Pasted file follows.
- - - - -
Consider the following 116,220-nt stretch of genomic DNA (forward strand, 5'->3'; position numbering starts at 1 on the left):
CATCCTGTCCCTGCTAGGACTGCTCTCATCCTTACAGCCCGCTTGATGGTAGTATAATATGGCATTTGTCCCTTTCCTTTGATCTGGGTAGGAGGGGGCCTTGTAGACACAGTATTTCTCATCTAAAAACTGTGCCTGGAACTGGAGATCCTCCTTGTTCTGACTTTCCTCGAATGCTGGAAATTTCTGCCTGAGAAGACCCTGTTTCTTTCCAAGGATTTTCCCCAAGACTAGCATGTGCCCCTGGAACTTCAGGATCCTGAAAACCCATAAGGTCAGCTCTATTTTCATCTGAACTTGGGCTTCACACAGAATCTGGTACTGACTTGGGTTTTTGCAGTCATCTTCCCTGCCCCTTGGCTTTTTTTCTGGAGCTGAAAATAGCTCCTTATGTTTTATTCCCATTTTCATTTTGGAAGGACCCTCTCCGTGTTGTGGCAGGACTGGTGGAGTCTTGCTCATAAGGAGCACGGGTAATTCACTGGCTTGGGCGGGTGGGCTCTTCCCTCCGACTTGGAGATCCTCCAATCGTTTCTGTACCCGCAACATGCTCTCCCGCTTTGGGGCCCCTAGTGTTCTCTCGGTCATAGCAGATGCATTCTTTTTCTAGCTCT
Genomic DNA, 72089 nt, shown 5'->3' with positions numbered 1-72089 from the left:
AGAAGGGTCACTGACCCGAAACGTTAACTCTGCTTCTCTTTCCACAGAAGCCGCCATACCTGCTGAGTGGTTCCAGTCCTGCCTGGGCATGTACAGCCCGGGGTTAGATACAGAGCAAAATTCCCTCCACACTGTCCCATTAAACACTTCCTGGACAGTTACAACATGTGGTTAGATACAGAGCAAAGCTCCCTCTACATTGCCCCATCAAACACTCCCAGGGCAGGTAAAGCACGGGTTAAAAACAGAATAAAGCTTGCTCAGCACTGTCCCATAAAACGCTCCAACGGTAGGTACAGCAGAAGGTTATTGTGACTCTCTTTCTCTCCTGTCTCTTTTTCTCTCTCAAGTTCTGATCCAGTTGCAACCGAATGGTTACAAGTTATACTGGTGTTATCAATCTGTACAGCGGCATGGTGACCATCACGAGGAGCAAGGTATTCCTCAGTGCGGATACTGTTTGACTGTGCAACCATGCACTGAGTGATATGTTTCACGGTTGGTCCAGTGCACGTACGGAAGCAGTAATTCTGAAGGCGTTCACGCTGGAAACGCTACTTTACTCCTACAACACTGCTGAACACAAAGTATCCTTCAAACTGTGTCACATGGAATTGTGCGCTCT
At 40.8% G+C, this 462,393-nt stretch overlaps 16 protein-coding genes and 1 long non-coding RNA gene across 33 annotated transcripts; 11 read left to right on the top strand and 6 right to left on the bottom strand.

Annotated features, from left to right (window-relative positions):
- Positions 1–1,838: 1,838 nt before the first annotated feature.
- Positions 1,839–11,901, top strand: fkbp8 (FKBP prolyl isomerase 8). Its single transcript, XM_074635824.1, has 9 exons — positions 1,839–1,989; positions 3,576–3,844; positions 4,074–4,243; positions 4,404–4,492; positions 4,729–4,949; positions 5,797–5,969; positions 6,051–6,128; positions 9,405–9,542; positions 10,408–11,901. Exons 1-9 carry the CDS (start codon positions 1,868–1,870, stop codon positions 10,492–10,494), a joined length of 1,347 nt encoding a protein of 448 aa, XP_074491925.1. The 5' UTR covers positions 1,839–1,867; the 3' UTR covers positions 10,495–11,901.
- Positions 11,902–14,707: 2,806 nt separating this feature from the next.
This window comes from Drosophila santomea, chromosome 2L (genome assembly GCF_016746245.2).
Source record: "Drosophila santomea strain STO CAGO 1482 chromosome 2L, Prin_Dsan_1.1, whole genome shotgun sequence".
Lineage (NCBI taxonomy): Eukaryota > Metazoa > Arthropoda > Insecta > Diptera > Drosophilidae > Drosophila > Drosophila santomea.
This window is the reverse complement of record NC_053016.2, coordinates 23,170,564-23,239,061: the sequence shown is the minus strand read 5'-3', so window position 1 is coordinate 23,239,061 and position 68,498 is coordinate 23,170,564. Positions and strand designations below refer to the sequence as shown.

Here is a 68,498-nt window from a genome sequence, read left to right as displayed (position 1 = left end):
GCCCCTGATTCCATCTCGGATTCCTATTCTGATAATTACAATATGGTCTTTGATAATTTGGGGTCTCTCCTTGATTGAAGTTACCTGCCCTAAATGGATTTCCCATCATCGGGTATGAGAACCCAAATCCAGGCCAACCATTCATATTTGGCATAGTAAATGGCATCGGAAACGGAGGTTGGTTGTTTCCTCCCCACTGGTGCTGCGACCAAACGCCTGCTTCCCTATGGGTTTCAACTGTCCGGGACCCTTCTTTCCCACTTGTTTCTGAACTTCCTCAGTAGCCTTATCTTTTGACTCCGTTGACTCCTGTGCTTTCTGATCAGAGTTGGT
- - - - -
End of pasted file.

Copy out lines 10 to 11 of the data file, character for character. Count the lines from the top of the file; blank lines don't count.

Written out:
This window comes from Drosophila santomea, chromosome 2L (genome assembly GCF_016746245.2).
Source record: "Drosophila santomea strain STO CAGO 1482 chromosome 2L, Prin_Dsan_1.1, whole genome shotgun sequence".